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I have a date in XMLGregorianCalendar format like "2013-05-16T09:54:13" which i have to convert to timestamp "MM/DD/YYYY hh:mm:ss AM" for inserting into oracle database table using java.

how can i do this in Java?

56

You can do this to return a Date:

calendar.toGregorianCalendar().getTime()

I found that code from this tutorial. From there, you can use a SimpleDateFormat to turn it into a string in the format you want.

But, if you're using JDBC to save the date in the database, you probably can pass in the Date directly with this method:

preparedStatement.setDate(colNum, myDate);
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  • 2
    I can't see the getTime() method. Are you talking about a different package than docs.oracle.com/javase/7/docs/api/javax/xml/datatype/… ? – ilinca Aug 18 '15 at 16:04
  • 3
    @ilinca the getTime() method belongs to the GregorianCalendar Class. You need to parse XMLGregorianCalendar to GregorianCalendar using the .toGregorianCalendar() method as show above. – Mathter Sep 30 '15 at 15:58
7

Here is more clear answer:

Get instance of Date from XMLGregorianCalendar instance:

Date date = xmlCalendar.toGregorianCalendar().getTime();

I found that code from Convert XMLGregorianCalendar to Date in Java

Format that Date instance with format "MM/dd/yyyy hh:mm:ss a", you will get MM/DD/YYYY hh:mm:ss AM format

DateFormat  formatter = new SimpleDateFormat("MM/dd/yyyy hh:mm:ss a");
String formattedDate  = formatter.format(date)

From Convert Date to String in Java

For inserting database you would do what Daniel suggested

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3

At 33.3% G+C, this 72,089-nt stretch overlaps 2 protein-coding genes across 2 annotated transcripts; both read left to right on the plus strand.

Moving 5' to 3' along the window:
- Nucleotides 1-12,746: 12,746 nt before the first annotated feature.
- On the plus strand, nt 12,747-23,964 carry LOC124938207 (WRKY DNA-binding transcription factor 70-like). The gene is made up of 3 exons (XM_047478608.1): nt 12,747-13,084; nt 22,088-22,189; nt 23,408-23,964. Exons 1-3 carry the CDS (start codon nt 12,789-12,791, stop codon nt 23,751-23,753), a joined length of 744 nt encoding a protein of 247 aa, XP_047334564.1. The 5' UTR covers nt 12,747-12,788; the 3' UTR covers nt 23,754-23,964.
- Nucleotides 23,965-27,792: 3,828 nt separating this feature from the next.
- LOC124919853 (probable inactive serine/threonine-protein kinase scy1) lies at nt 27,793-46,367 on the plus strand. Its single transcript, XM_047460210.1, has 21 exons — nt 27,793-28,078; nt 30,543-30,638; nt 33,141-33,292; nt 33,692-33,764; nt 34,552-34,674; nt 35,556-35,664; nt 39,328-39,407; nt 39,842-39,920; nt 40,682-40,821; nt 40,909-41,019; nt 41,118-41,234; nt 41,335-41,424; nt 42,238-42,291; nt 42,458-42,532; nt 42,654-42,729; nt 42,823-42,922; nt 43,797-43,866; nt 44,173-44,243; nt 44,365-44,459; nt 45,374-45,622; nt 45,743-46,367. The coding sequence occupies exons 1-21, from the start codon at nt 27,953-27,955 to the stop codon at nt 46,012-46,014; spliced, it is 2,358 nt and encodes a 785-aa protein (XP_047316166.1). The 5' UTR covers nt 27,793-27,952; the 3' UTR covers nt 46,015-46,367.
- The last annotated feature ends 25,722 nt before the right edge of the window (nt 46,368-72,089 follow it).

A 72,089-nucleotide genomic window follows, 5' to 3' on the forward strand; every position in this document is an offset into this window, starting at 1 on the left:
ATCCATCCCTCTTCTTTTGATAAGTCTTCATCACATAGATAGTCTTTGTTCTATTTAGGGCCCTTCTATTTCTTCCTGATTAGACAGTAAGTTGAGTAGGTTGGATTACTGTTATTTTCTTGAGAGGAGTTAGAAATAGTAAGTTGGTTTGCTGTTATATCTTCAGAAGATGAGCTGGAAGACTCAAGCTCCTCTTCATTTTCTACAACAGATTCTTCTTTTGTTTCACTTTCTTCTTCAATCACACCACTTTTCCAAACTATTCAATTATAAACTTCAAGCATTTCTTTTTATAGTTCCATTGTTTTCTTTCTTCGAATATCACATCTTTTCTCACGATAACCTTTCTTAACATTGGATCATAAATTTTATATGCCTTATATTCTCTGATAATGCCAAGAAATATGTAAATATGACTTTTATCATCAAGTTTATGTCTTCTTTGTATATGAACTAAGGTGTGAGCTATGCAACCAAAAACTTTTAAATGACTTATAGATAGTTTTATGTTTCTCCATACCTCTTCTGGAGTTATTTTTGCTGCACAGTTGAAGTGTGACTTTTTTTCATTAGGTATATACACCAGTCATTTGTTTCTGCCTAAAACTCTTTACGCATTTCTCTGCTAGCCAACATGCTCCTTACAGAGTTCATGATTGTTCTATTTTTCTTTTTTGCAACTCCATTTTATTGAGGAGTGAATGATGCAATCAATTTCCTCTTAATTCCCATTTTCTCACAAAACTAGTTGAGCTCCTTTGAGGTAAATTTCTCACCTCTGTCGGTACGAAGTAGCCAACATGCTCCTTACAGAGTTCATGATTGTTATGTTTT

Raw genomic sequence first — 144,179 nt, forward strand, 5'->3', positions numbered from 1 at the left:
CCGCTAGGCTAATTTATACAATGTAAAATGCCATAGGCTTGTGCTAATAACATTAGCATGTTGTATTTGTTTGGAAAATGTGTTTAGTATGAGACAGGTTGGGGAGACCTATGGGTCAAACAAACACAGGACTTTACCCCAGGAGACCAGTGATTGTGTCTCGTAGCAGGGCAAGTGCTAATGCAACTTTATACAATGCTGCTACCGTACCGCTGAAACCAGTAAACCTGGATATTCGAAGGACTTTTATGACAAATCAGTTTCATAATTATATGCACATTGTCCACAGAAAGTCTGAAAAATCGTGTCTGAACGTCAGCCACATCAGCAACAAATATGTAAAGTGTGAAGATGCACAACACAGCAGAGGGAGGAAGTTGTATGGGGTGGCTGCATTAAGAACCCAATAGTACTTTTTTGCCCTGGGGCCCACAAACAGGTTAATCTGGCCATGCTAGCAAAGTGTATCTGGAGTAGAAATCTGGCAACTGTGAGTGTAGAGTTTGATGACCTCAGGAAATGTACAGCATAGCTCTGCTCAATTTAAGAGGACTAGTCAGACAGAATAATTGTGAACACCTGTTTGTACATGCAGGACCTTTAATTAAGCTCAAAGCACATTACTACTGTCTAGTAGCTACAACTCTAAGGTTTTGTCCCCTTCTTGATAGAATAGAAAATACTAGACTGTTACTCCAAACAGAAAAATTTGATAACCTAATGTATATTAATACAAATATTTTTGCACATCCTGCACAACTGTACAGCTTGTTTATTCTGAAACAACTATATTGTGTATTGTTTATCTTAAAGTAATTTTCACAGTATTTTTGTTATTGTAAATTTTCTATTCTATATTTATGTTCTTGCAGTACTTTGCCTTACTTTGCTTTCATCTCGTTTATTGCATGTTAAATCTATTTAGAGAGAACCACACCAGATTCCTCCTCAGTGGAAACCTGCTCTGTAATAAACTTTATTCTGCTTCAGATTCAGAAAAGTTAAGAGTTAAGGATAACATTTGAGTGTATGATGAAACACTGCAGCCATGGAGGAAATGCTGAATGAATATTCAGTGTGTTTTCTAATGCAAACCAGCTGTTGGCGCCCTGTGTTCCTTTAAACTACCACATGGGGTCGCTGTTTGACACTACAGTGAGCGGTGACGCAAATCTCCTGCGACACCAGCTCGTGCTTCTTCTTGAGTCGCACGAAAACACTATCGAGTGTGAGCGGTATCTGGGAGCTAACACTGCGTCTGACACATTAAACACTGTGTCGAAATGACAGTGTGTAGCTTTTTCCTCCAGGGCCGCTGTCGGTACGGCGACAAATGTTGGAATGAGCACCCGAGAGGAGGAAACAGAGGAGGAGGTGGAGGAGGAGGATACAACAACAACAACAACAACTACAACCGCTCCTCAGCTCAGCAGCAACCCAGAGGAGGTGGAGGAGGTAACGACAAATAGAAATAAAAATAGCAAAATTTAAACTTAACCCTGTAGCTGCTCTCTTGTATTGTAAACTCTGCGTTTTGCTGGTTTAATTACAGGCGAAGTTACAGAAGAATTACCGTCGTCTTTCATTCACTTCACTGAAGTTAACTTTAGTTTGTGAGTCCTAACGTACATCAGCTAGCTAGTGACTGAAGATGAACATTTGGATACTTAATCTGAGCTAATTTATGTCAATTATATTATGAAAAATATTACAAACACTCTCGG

If you want to insert your date on a database I would first do what Daniel suggested:

XMLGregorianCalendar xgc=<assume this is initialized>;
Date timestamp=xgc.toGregorianCalendar().getTime();

and later insert it through a PreparedStatement as Timestamp in milliseconds (Epoch time). That way you won't loose precision.

preparedStatement.setTimestamp(colNum,new Timestamp(timestamp.getTime()));
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1

tl;dr

myPreparedStatement.setObject( 
    … , 
    myXGC.toGregorianCalendar()
         .toZonedDateTime()
) ;

java.time

The modern approach uses the java.time classes that supplanted the troublesome old classes Date, Calendar, and GregorianCalendar.

Convert from the legacy classes to java.time.

GregorianCalendar gc = myXGC.toGregorianCalendar() ;
ZonedDateTime zdt = gc.toZonedDateTime();

Pass date-time values to your database as date-time objects rather than as strings.

If your JDBC driver complies with JDBC 4.2 and later, you can deal directly with java.time types.

myPreparedStatement.setObject( … , zdt ) ;

If your driver is not yet compliant, convert briefly to a java.sql type.

myPreparedStatement.setTimestamp( … , java.sql.Timestamp.from ( zdt.toInstant() ) ) ;
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0

Use the DateFormat class in Java. This should be helpful: http://docs.oracle.com/javase/6/docs/api/java/text/DateFormat.html

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0

You can convert XMLGregorianCalendar to java.util.Date Object by using these two lines of code :-

Date date = xmlDate.toGregorianCalendar().getTime();
System.out.println("java.util.date :- " + date);

To convert to java.slq.Date Object use this code :-

long time = xmlDate.toGregorianCalendar().getTime().getTime();
java.sql.Date sqlDate = new java.sql.Date(time);

You can see complete example here

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0

Please use the function below - just pass the XMLGregorianCalendar instance and date format you want (format example: "DD MMMM yyyy" -> 01 January 2017)

public String parseDate(String format,XMLGregorianCalendar XMLdate){
    Date date = XMLdate.toGregorianCalendar().getTime();
    DateFormat  formatter = new SimpleDateFormat(format);
    String formattedDate  = formatter.format(date);
    return formattedDate;
}
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0

This returns java.util.Date:

java.util.Date tempDate = issueDate.toGregorianCalendar().getTime();
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